BURUNDI: Drought leaves thousands needing food aid
A food crisis in Kirundo province - the result of failed rains - has prompted many women to make a long daily commute to neighbouring Rwanda, where a day’s work in a field earns them just enough money to feed their family for a day
KIRUNDO, 23 February 2010 (IRIN) - Failed rains in northern Burundi have left tens of thousands of people needing food aid and prompted many to seek work in neighbouring Rwanda to earn enough to feed their families.
Some 35,710 households (about 180,000 people) in Kirundo province require food and seeds, according to government officials and UN agencies*, who last week visited the province.
“It is clear that the population of the communes of Busoni, Bugabira and part of Kirundo face a food shortage that can even worsen if nothing is done,” said Floribert Kubwayezu of the UN Office for the Coordination of Humanitarian Affairs (OCHA).
Charles Dei, the humanitarian coordinator in Burundi, who also serves as country director of the World Food Programme (WFP), told IRIN that the lack of rain had adversely affected the January bean and maize harvest. This season accounts for 35 percent of Burundi’s total food production.
Rains stopped just after crops were planted and did not resume until mid-February, so many farmers had nothing to harvest, Benoit Miburu, the secretary of Busoni commune, told IRIN.
As a result, the little food on sale in local markets tends to be imported and therefore expensive. Whereas 1kg of beans usually sells for 300-350 francs (about 30 US cents), in Gatare market the price is now 900 francs.
Photo: Judith Basutama/IRIN
|In response to failed harvests resulting from low rainfall, farmers in Kirundo have been diversifying their crops - growing onions like these, for example - and planting on the shores of lakes
Many residents of the affected communes go to Rwanda in search of food or work.
“In Rwabikara and Marembo in Gasenyi zone you can see every morning 500 people leaving and coming back in the evening after a day’s work in Rwanda,” said Louis Ciza, an agronomist with Action Agro Allemande, a German NGO.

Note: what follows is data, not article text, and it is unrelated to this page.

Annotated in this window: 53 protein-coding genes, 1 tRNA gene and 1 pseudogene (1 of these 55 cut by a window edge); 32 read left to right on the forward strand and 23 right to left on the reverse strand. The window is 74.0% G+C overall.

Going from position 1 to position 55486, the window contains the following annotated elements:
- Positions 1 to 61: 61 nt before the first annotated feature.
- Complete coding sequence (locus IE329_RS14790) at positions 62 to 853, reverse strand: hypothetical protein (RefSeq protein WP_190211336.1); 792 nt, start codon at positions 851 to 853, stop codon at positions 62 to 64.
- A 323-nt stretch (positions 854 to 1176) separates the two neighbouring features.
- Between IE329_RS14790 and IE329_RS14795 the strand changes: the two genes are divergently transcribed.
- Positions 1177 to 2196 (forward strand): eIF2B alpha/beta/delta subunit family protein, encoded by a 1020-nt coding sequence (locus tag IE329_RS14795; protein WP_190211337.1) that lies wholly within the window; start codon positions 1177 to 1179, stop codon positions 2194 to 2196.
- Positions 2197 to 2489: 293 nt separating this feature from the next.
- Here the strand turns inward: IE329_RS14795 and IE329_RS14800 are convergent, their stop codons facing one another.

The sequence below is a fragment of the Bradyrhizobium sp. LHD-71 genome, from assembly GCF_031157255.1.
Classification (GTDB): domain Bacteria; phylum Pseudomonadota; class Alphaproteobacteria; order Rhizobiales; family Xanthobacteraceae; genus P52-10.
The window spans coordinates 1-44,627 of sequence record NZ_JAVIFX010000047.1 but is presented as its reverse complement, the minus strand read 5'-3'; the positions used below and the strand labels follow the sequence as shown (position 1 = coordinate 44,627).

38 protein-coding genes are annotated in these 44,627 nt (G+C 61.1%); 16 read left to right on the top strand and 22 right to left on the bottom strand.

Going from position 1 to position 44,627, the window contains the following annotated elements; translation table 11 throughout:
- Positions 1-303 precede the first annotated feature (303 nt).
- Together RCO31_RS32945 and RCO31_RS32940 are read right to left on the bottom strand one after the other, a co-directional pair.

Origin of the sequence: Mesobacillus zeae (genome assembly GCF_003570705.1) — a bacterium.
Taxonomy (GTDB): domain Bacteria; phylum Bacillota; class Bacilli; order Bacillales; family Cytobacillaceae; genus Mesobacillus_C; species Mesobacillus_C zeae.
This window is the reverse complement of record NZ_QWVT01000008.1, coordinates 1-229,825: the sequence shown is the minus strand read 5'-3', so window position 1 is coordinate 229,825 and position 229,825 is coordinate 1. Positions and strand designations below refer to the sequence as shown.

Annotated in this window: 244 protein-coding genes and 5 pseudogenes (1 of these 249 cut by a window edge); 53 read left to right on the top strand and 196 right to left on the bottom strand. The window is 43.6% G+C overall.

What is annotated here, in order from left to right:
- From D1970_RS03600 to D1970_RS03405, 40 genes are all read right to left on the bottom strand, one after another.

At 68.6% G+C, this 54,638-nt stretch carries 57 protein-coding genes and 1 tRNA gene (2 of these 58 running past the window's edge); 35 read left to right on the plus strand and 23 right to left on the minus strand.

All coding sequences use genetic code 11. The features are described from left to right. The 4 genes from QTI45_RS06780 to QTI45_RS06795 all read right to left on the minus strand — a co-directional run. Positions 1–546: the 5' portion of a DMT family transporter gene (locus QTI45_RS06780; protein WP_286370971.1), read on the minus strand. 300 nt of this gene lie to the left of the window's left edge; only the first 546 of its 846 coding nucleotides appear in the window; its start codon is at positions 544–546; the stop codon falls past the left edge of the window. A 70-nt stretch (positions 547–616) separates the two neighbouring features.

Domitille Vuguziga, a widow, was among many people IRIN saw returning home from Rwanda after a long day’s work, and an even longer commute.
“I left here at 2am and arrived there at six. I worked until [midday],” she said, explaining that she was paid with just enough maize to feed herself and three children for a day.
This flimsy safety net will be unavailable in March and April, when there will be nothing to harvest in Rwanda.
And even now, it is not a viable option for some, such as Pascaline Kanziza, 57, who cares for her sick husband and a 12-year-old grand-daughter in Busoni commune. “I am not able to go to Rwanda like others. So I try to find work here and there but at my age, it is not easy to get. They prefer young people who are able to work. If they see me working, they generally tell me not to come back the next day even if here is still work,” Kanziza said.
Conditions in Kirundo have prompted many people to move elsewhere permanently.
“When they see that there is no other option, they leave. Some first sell the house’s roofing or cattle at very low prices just to get food. At Murambi hill alone [in Gasenyi zone], some 253 households have fled the country since January,” Miburu told IRIN.
But Dei, the humanitarian coordinator, said the situation in Kirundo was not as bad as in some previous years. “The number of people leaving is decreasing,” he said.
Photo: Judith Basutama/IRIN
|There’s not much for sale in the markets of Kirundo province after a drought during one of the main growing seasons of the year. Much of what is available is imported and therefore expensive
Dei said food aid would first be sent to the most vulnerable people: such as children under five, the chronically sick, elderly and pregnant and nursing mothers. “We will also identify food-for-work activities whereby we can inject more food to [deter] people from moving,” he added.
New systems of seed distribution and better water management are required to mitigate the effects of future droughts, say aid workers.
In one longer-term project already in place, with help from Agro Action Allemande and funding from the UN Food and Agriculture Organization (FAO), farmers are growing vegetables on the shores of Lake Cohoha in Busoni commune. The UN mission recommended the project be extended to the shores of other lakes.
* FAO, WFP, OCHA, World Health Organization, UN Children’s Fund; UN Development Programme and their partner organizations
See also: Jacqueline Kabagirwa, "How can I tell my children there is nothing to eat for a day or two?"